Tabu (Shell money)
Papua New Guinea
North Solomons Province
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“Shellmoney is a very important part of TOLAI tradition, and is still being used today in our way of life –
when a baby is born,
a bride leaves her family for a new home,
when a man dies,
also to solve disputes and quarrels,
so shellmoney is still more important than anything money can buy.”
–Detuei Purpuruk, in a letter addressed to Arnold Young and Jenny Sebba, November 1984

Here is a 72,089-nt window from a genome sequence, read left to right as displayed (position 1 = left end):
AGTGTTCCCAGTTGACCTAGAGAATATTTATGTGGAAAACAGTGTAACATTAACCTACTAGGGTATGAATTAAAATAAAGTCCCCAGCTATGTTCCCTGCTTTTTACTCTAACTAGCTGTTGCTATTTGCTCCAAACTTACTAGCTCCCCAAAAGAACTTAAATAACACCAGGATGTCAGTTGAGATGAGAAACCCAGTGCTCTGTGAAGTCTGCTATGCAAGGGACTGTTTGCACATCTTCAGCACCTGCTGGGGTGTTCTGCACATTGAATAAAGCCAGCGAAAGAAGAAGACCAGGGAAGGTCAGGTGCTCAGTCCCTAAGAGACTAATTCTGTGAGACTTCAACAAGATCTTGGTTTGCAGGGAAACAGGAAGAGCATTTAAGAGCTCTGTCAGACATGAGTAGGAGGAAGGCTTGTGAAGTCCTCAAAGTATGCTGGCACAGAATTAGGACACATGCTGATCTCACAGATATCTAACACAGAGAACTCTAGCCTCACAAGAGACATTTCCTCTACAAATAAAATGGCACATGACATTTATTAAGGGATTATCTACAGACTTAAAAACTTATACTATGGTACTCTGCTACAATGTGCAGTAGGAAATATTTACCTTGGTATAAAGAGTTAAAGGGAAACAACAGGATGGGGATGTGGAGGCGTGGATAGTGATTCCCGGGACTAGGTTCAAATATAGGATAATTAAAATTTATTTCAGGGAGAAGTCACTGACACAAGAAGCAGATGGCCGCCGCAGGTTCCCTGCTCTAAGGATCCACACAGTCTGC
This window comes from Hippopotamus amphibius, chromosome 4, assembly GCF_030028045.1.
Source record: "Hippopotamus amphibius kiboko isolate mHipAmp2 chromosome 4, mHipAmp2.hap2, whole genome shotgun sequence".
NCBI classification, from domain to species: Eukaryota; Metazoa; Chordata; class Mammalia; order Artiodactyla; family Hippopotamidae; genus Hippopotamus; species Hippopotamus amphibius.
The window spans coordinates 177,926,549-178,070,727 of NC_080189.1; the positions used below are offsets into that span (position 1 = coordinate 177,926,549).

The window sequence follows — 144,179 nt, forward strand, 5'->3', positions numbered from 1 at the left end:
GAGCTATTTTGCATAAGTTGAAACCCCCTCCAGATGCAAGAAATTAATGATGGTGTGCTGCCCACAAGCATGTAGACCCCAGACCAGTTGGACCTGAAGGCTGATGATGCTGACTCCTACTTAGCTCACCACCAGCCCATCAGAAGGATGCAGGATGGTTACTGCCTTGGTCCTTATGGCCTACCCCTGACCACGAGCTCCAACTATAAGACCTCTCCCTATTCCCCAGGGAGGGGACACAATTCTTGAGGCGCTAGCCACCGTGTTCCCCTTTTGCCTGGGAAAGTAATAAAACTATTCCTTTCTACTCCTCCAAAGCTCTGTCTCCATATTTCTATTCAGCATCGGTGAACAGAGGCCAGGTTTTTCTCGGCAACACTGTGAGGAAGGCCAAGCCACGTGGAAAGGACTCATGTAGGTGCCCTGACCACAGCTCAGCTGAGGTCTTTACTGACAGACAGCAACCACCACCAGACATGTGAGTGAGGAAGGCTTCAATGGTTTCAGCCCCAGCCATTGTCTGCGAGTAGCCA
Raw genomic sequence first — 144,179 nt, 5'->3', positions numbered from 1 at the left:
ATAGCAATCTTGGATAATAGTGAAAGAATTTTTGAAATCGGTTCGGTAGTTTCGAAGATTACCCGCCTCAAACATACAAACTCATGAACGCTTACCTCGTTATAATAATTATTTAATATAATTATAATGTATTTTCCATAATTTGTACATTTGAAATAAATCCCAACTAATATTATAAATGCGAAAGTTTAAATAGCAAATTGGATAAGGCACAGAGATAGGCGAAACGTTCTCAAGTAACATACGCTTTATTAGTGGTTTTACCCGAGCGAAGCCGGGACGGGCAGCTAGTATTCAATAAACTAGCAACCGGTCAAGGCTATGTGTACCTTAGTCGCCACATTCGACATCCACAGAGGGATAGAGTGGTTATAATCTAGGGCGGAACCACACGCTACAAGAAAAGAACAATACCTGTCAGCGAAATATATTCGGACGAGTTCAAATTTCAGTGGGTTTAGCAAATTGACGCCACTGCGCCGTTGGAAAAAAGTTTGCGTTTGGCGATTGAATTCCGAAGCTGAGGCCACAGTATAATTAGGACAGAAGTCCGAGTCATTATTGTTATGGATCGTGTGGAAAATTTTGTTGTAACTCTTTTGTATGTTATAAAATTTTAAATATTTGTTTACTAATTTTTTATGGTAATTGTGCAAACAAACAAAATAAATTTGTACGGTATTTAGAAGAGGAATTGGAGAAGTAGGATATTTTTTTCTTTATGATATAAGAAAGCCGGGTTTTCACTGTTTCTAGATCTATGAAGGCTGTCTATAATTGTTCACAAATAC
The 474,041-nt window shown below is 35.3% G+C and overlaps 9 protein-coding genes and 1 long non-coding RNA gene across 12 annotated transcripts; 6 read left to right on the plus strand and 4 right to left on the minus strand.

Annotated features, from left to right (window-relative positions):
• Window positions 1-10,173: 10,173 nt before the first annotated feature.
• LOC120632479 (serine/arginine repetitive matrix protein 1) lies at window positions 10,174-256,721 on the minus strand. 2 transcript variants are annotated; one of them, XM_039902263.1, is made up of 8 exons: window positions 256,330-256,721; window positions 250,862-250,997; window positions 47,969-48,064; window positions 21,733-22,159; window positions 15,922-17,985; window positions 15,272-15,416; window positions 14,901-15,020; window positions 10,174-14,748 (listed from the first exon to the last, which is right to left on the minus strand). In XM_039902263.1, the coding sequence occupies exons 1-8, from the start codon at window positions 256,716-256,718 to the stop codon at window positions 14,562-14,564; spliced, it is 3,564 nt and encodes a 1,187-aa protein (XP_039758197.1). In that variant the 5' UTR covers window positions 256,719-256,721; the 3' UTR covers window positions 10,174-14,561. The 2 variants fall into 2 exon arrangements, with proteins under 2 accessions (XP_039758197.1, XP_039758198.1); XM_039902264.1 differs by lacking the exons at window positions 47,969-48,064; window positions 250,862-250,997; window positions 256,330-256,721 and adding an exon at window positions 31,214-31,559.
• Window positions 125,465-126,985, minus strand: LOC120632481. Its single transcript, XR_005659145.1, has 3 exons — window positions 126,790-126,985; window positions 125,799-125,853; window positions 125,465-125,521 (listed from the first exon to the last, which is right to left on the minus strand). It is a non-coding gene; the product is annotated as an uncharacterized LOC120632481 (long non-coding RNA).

Tabu is made from nassariidae shells, collected from the shore or sea floor before being dried in the sun. Once the top of the shell – with the curve – has been removed with pliers, the flattened pieces are threaded onto strips of rattan.
The tabu was gifted to Jenny Sebba and Arnold Young by Steamships Trading Department Employees in Kieta in 1984, and donated to the Museum of Tropical Queensland in 2015.